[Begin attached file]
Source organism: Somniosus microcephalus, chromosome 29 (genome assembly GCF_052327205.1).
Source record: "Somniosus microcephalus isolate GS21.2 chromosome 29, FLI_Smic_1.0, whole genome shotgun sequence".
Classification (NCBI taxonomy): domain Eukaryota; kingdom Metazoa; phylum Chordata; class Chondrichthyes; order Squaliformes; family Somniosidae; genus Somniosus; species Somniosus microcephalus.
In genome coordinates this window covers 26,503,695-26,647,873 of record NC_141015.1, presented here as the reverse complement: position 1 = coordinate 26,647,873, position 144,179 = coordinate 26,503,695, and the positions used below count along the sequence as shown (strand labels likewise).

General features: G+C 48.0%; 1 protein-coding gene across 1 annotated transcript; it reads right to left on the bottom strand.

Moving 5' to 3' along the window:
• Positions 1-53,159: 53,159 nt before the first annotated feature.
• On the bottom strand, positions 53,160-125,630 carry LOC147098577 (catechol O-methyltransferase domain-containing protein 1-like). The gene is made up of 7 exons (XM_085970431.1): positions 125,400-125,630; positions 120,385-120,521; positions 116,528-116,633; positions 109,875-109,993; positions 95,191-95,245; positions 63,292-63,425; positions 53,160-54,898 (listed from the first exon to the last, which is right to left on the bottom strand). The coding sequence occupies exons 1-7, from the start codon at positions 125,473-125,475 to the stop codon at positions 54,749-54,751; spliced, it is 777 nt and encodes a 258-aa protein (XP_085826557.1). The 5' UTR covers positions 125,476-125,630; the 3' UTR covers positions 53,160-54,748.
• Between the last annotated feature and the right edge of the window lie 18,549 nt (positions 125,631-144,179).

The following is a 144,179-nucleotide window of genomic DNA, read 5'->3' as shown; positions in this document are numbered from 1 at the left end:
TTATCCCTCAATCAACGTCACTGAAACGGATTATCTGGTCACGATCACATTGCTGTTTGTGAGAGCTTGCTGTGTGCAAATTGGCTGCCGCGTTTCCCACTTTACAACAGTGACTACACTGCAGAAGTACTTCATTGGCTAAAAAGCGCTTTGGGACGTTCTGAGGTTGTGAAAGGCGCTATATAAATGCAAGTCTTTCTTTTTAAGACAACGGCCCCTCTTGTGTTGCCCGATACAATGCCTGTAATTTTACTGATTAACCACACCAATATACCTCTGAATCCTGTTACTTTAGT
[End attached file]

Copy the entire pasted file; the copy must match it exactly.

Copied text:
Source organism: Somniosus microcephalus, chromosome 29 (genome assembly GCF_052327205.1).
Source record: "Somniosus microcephalus isolate GS21.2 chromosome 29, FLI_Smic_1.0, whole genome shotgun sequence".
Classification (NCBI taxonomy): domain Eukaryota; kingdom Metazoa; phylum Chordata; class Chondrichthyes; order Squaliformes; family Somniosidae; genus Somniosus; species Somniosus microcephalus.
In genome coordinates this window covers 26,503,695-26,647,873 of record NC_141015.1, presented here as the reverse complement: position 1 = coordinate 26,647,873, position 144,179 = coordinate 26,503,695, and the positions used below count along the sequence as shown (strand labels likewise).

General features: G+C 48.0%; 1 protein-coding gene across 1 annotated transcript; it reads right to left on the bottom strand.

Moving 5' to 3' along the window:
• Positions 1-53,159: 53,159 nt before the first annotated feature.
• On the bottom strand, positions 53,160-125,630 carry LOC147098577 (catechol O-methyltransferase domain-containing protein 1-like). The gene is made up of 7 exons (XM_085970431.1): positions 125,400-125,630; positions 120,385-120,521; positions 116,528-116,633; positions 109,875-109,993; positions 95,191-95,245; positions 63,292-63,425; positions 53,160-54,898 (listed from the first exon to the last, which is right to left on the bottom strand). The coding sequence occupies exons 1-7, from the start codon at positions 125,473-125,475 to the stop codon at positions 54,749-54,751; spliced, it is 777 nt and encodes a 258-aa protein (XP_085826557.1). The 5' UTR covers positions 125,476-125,630; the 3' UTR covers positions 53,160-54,748.
• Between the last annotated feature and the right edge of the window lie 18,549 nt (positions 125,631-144,179).

The following is a 144,179-nucleotide window of genomic DNA, read 5'->3' as shown; positions in this document are numbered from 1 at the left end:
TTATCCCTCAATCAACGTCACTGAAACGGATTATCTGGTCACGATCACATTGCTGTTTGTGAGAGCTTGCTGTGTGCAAATTGGCTGCCGCGTTTCCCACTTTACAACAGTGACTACACTGCAGAAGTACTTCATTGGCTAAAAAGCGCTTTGGGACGTTCTGAGGTTGTGAAAGGCGCTATATAAATGCAAGTCTTTCTTTTTAAGACAACGGCCCCTCTTGTGTTGCCCGATACAATGCCTGTAATTTTACTGATTAACCACACCAATATACCTCTGAATCCTGTTACTTTAGT